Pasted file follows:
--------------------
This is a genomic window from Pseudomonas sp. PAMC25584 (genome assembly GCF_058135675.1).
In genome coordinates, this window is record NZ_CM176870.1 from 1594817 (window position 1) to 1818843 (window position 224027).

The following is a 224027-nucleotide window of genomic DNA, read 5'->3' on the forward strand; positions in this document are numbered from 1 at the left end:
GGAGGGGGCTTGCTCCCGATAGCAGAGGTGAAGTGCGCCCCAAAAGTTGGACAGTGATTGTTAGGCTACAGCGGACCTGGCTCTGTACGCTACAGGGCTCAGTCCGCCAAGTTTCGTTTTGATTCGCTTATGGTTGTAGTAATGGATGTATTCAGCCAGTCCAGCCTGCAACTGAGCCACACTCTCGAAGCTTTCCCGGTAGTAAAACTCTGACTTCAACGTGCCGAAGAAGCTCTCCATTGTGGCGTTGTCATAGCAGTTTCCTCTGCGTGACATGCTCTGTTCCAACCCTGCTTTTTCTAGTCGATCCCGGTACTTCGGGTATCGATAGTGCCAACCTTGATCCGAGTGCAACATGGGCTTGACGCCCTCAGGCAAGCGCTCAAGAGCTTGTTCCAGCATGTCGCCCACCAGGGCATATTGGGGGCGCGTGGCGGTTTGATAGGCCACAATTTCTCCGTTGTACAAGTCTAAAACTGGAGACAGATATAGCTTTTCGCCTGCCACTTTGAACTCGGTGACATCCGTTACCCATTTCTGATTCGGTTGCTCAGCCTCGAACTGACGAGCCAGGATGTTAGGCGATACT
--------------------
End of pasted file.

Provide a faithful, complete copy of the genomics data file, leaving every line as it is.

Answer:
This is a genomic window from Pseudomonas sp. PAMC25584 (genome assembly GCF_058135675.1).
In genome coordinates, this window is record NZ_CM176870.1 from 1594817 (window position 1) to 1818843 (window position 224027).

The following is a 224027-nucleotide window of genomic DNA, read 5'->3' on the forward strand; positions in this document are numbered from 1 at the left end:
GGAGGGGGCTTGCTCCCGATAGCAGAGGTGAAGTGCGCCCCAAAAGTTGGACAGTGATTGTTAGGCTACAGCGGACCTGGCTCTGTACGCTACAGGGCTCAGTCCGCCAAGTTTCGTTTTGATTCGCTTATGGTTGTAGTAATGGATGTATTCAGCCAGTCCAGCCTGCAACTGAGCCACACTCTCGAAGCTTTCCCGGTAGTAAAACTCTGACTTCAACGTGCCGAAGAAGCTCTCCATTGTGGCGTTGTCATAGCAGTTTCCTCTGCGTGACATGCTCTGTTCCAACCCTGCTTTTTCTAGTCGATCCCGGTACTTCGGGTATCGATAGTGCCAACCTTGATCCGAGTGCAACATGGGCTTGACGCCCTCAGGCAAGCGCTCAAGAGCTTGTTCCAGCATGTCGCCCACCAGGGCATATTGGGGGCGCGTGGCGGTTTGATAGGCCACAATTTCTCCGTTGTACAAGTCTAAAACTGGAGACAGATATAGCTTTTCGCCTGCCACTTTGAACTCGGTGACATCCGTTACCCATTTCTGATTCGGTTGCTCAGCCTCGAACTGACGAGCCAGGATGTTAGGCGATACT